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North Korea has reportedly begun to set up the first stage of a rocket they plan to launch later this month, even though their closest "allies" are advising them against the stunt. South Korea's Yonhap news agency reported this morning that the first part of the three-stage rocket has been moved onto the launch platform, starting the process for a launch they say will happen between December 10 and December 22. The North Koreans claim they are putting "working satellite" into orbit, but most suspect it's actually a ballistic missile test like the one failed last April.

Russia took the news as an opportunity to remind to them that U.N. Security Council "unambiguously prohibits" North Korea from launching ballistic rockets, and even China said that they should not make any moves that "worsen the problem." In other words, the two countries that are barely in North Korea's corner in the first place have now made it pretty clear that they aren't going to look kindly on this. You can only guess how the South Koreans and the United States feel about it. The South will hold elections on December 16, one day before the one-year anniversary of Kim Jong-il's death.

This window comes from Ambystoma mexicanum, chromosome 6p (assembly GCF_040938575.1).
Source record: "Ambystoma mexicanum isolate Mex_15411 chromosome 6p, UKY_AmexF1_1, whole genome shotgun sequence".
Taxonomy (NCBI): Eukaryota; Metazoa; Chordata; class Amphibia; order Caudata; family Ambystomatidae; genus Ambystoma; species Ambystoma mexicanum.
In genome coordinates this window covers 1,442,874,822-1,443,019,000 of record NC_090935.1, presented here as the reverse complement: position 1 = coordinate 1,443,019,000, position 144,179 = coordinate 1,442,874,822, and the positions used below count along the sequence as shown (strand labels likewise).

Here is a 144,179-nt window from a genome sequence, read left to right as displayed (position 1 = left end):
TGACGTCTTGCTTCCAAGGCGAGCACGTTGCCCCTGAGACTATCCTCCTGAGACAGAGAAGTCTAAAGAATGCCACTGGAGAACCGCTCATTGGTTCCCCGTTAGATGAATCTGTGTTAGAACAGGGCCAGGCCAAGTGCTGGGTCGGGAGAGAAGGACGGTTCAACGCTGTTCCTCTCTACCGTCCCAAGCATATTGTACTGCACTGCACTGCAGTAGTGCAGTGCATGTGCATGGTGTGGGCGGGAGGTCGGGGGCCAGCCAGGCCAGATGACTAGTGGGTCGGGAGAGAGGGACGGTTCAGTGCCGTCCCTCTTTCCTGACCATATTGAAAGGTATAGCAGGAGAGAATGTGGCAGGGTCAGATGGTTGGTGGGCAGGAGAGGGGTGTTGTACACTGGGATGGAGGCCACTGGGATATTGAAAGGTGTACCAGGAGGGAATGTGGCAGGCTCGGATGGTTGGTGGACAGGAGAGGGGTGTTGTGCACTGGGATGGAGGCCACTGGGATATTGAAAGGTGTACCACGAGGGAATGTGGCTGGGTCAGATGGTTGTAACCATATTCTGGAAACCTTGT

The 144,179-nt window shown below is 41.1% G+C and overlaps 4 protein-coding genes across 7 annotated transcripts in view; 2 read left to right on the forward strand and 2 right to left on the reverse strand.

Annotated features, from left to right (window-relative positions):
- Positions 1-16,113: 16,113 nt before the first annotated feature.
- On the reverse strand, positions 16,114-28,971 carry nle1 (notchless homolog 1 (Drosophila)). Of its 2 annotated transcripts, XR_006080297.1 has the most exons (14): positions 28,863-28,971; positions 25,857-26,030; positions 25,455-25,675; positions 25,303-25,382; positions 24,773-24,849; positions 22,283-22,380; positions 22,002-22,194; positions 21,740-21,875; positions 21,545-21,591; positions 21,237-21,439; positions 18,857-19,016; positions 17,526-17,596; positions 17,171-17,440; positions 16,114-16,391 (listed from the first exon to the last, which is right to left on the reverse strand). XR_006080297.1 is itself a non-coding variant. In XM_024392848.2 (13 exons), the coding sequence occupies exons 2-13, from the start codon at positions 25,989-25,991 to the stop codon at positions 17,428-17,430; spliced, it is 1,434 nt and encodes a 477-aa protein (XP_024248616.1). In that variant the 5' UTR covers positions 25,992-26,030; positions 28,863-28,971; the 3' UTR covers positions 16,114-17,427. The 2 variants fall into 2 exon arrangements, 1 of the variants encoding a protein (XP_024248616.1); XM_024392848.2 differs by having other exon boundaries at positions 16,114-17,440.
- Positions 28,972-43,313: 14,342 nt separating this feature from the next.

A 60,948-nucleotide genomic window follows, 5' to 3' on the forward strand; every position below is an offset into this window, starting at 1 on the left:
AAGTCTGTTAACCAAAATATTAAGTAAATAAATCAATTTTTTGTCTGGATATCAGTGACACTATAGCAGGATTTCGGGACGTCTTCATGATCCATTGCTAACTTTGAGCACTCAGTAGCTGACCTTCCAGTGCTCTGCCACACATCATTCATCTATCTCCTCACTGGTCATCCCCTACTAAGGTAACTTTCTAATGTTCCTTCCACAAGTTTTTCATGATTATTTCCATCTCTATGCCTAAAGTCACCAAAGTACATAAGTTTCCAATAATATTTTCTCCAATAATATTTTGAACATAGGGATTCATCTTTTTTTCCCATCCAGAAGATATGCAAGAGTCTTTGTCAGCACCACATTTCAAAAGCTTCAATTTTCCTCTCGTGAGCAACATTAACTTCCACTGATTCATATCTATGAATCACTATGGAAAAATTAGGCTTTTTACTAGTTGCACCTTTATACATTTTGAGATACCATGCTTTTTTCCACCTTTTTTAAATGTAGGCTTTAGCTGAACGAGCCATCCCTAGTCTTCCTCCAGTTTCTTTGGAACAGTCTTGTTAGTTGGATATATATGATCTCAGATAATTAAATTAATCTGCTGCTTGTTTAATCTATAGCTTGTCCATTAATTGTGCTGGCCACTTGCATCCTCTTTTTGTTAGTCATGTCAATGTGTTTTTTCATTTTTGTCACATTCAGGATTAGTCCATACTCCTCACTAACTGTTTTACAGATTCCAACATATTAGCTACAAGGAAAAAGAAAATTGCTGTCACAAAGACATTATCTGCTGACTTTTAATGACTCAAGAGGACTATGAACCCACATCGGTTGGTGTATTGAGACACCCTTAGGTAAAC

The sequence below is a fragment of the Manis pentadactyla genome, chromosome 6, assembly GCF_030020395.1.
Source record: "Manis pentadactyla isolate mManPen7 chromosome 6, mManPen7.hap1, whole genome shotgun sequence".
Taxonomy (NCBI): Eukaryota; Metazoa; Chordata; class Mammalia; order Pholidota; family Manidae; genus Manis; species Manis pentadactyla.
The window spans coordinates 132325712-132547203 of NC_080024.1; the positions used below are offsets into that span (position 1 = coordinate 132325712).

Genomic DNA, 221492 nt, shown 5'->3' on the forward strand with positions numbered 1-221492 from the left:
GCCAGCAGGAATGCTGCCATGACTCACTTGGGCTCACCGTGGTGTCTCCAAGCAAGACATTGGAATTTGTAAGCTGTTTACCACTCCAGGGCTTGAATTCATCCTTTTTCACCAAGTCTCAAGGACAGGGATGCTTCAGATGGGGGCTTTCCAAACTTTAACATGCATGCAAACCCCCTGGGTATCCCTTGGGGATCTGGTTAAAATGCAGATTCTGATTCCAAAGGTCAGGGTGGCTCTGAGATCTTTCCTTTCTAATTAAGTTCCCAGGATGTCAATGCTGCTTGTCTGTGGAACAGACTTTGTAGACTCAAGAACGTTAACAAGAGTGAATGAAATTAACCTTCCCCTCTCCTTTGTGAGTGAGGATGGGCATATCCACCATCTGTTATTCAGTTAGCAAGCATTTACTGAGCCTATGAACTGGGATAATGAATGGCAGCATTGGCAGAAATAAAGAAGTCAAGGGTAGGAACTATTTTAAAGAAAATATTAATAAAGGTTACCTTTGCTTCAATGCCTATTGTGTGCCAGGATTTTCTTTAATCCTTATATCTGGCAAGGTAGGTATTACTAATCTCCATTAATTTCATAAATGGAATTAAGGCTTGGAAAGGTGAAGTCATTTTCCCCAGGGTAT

The condemnation seem unlikely to deter the North, however. The only question remains, can they actually do it. The April test was a massive technological failure and there's no sign that they've overcome whatever hurdles are still in their way to join the rest of the world in space.

This article is from the archive of our partner The Wire.

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